Utilitarianism, Philanthropy and the Act/Omission Distinction

By Mike Dorf

Professor Buchanan's post on Friday problematized a recent NY Times column by Peter Singer that I also found problematic--but my chief difficulty with Singer's analysis is somewhat different.  I'll try to spell it out here.

To review, Singer argued that it is possible for a philanthropist to use cost-benefit analysis to figure out where his or her charitable contributions can do the most good.  For illustrative purposes, he asked whether it would make more sense to donate money to fund a new wing of an art museum or to curing trachoma--and thus preventing blindness--in the developing world.  As Professor Buchanan notes in a post that is generally devoted to showing the dependency of cost-benefit analysis (and economic analysis more generally) on baseline assumptions, the question is really unanswerable, because institutions like art museums may help foster a moral culture that does more long-term good than any campaign focused on any specific illness.  I'm somewhat skeptical of the particular claim because it is possible to value art but not morals. See, e.g., Nazism.  Nonetheless, the broader point strikes me as right; tracing the good we do in the world is extraordinarily difficult so that we might say it is ex ante unknowable.

But let's put that point aside.  Suppose you are quite confident that Singer is right about the particular art museum.  That is, you have very good reason to think that people who go to enjoy the art in the new wing of the museum will not be moved to act in a morally better fashion than they would have acted if they had not gone to the art museum or, as in Singer's hypothetical example, if they had gone to see the same art but in the old display rather than in the new wing that donations will go towards constructing. Now is it true that your donation to fighting trachoma will do more good than your donation to building the new wing of the art museum?  I think the answer is yes but I have serious doubts about the mechanism Singer uses to get us there.

Singer makes some assumptions about how much it would cost to build the museum's new wing and to deliver aid to trachoma victims to propose the following thought experiment: 
[I]magine that an evil demon declares that out of every 100 people who see the new wing, he will choose one, at random, and inflict 15 years of blindness on that person. Would you still visit the new wing? You’d have to be nuts. Even if the evil demon blinded only one person in every 1,000, in my judgment, and I bet in yours, seeing the new wing still would not be worth the risk.
And so, if you yourself wouldn't choose to patronize the museum at that risk of blindness, then you shouldn't fund the museum rather than the trachoma treatment at the statistically equivalent risk of failing to cure blindness.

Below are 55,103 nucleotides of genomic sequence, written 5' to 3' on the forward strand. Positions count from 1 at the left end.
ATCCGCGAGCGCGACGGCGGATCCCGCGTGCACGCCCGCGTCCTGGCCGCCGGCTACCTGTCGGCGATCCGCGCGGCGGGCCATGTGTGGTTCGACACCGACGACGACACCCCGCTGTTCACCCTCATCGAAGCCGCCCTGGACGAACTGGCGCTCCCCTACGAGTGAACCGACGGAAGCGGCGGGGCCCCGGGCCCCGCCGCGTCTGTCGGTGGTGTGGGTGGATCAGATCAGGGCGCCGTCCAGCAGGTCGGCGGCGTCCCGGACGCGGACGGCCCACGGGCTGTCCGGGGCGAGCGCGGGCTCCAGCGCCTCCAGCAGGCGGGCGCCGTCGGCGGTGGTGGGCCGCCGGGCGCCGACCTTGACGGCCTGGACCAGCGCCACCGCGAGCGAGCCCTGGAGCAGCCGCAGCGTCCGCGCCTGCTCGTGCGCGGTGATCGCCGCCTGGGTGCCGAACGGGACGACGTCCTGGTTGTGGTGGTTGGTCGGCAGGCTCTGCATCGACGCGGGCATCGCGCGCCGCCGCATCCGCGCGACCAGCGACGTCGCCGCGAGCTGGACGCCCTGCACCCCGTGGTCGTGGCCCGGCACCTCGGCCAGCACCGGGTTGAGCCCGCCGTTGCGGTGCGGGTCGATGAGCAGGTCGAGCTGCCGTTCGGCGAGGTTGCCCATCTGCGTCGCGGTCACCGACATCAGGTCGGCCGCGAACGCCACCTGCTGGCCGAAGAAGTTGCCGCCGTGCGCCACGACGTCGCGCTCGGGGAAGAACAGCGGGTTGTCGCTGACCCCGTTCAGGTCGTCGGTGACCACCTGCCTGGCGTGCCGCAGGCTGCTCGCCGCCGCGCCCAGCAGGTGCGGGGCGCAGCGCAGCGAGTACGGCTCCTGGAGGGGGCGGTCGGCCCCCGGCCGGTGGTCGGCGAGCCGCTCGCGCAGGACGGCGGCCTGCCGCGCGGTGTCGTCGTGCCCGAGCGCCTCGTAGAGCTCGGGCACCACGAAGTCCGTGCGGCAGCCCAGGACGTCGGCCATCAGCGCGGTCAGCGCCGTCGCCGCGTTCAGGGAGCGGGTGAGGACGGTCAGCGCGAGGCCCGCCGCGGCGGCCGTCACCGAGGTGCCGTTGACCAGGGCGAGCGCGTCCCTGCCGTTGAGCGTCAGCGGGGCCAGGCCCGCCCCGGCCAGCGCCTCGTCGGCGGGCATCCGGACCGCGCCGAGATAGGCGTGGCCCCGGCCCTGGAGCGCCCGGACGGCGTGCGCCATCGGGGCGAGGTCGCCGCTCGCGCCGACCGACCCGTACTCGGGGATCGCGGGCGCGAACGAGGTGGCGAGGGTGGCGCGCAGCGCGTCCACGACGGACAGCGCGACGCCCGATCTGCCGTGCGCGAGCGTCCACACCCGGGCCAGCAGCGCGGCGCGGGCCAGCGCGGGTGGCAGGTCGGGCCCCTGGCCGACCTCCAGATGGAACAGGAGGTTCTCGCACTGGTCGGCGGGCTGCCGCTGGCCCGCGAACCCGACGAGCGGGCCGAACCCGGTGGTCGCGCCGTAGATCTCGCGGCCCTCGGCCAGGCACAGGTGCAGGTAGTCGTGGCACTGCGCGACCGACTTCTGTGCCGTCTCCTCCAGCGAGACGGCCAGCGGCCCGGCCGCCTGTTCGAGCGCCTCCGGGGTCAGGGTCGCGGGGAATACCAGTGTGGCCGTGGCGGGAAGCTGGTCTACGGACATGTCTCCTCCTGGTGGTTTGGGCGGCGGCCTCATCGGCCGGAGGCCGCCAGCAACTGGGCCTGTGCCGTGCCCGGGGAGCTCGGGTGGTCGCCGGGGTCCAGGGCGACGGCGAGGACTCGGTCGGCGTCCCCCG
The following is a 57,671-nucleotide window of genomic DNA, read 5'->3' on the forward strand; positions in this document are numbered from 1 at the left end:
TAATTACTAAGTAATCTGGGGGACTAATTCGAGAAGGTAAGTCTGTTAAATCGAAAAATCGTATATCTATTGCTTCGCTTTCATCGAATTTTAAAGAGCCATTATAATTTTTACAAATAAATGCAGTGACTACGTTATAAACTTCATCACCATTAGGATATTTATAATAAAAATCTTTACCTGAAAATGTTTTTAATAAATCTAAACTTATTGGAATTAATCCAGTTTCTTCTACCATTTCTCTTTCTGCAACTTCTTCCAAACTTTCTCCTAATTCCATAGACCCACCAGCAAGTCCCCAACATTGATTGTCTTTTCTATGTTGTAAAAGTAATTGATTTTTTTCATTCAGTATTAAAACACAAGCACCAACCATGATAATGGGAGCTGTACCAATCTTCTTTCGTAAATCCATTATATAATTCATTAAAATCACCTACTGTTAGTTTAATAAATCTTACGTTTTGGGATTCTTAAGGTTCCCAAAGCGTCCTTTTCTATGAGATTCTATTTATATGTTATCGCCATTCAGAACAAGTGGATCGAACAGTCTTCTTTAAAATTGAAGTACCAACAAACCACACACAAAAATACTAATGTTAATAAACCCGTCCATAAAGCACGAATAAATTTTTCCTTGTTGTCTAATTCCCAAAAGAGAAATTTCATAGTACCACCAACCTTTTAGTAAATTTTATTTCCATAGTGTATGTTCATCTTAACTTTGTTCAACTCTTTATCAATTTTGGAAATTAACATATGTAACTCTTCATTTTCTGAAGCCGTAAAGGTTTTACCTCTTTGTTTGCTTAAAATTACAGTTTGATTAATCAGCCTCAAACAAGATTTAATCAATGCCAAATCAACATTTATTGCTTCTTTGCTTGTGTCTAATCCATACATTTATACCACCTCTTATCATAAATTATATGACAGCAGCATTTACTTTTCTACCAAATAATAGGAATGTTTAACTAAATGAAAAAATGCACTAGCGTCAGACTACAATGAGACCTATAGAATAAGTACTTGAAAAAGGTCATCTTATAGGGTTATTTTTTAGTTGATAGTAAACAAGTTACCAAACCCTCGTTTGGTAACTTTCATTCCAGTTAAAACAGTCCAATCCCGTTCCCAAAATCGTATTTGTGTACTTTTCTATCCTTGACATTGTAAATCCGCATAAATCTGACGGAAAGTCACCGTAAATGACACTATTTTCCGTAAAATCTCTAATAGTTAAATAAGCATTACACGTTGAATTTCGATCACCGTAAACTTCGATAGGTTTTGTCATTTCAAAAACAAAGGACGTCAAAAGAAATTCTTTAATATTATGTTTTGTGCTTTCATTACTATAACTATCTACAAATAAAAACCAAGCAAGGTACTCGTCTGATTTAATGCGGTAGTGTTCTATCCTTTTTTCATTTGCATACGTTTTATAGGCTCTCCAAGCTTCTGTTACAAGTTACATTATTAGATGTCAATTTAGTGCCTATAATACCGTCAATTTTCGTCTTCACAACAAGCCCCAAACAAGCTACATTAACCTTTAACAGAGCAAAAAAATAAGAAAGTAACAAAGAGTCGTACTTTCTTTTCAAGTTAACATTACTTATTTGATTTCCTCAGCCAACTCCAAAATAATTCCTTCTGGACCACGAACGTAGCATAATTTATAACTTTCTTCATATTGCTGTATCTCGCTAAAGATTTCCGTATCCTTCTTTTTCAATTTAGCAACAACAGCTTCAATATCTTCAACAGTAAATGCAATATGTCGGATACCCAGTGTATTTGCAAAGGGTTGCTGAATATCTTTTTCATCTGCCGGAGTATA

One standard objection to utilitarianism is that it falsely assumes an ability to make interpersonal comparisons of utility.  In this example, that objection would be that while any individual might prefer avoiding the risk of blindness to seeing the art in the new wing, the actual choice is whether to provide an enhanced experience of art to one set of people or to fail to intervene to prevent blindness for a different set of people.  If we cannot make interpersonal comparisons of utility then we cannot know that the additional pleasure for the hundred (or thousand) people who see the art in the new wing does not outweigh the additional discomfort for the one other person who experiences the blindness.

I don't buy the objection to interpersonal comparisons of utility.  Just about all systems of morality assume its possibility.  Think of the Golden Rule, for example.  Moreover, biology appears to confirm that we (and other animals) have mirror neurons that enable us to understand the world as seen by others.

But there is, in my view, a more profound objection to utilitarianism: It does not respect the distinction between acts and omissions.  In Singer's demon hypothetical, visiting the new wing of the art museum inflicts blindness (via the demon's act), but in the original question, donating to fund the new wing of the art museum means failing to act to cure trachoma.  The difference is often critical.

Consider this hypothetical example.  Suppose you wake up on your seventieth birthday to discover that you have "Buchanan-Dorf Syndrome", a degenerative disease of the optical nerve that, if left untreated, will leave you blind by the time you are seventy-five.  Given your current life expectancy, that means you will experience about fifteen years of blindness.  Your doctor tells you that there is a very promising treatment available for Buchanan-Dorf but it has not yet been approved for use in the U.S. and therefore your health insurance won't cover it.  You can travel to a foreign country for the treatment at a cost of $100,000.  Or (per Singer's numbers), you can decide to suffer with Buchanan-Dorf and donate your $100,000 to spare one thousand people with trachoma from fifteen years of blindness each.  Would it be wrong to spend the $100,000 on yourself?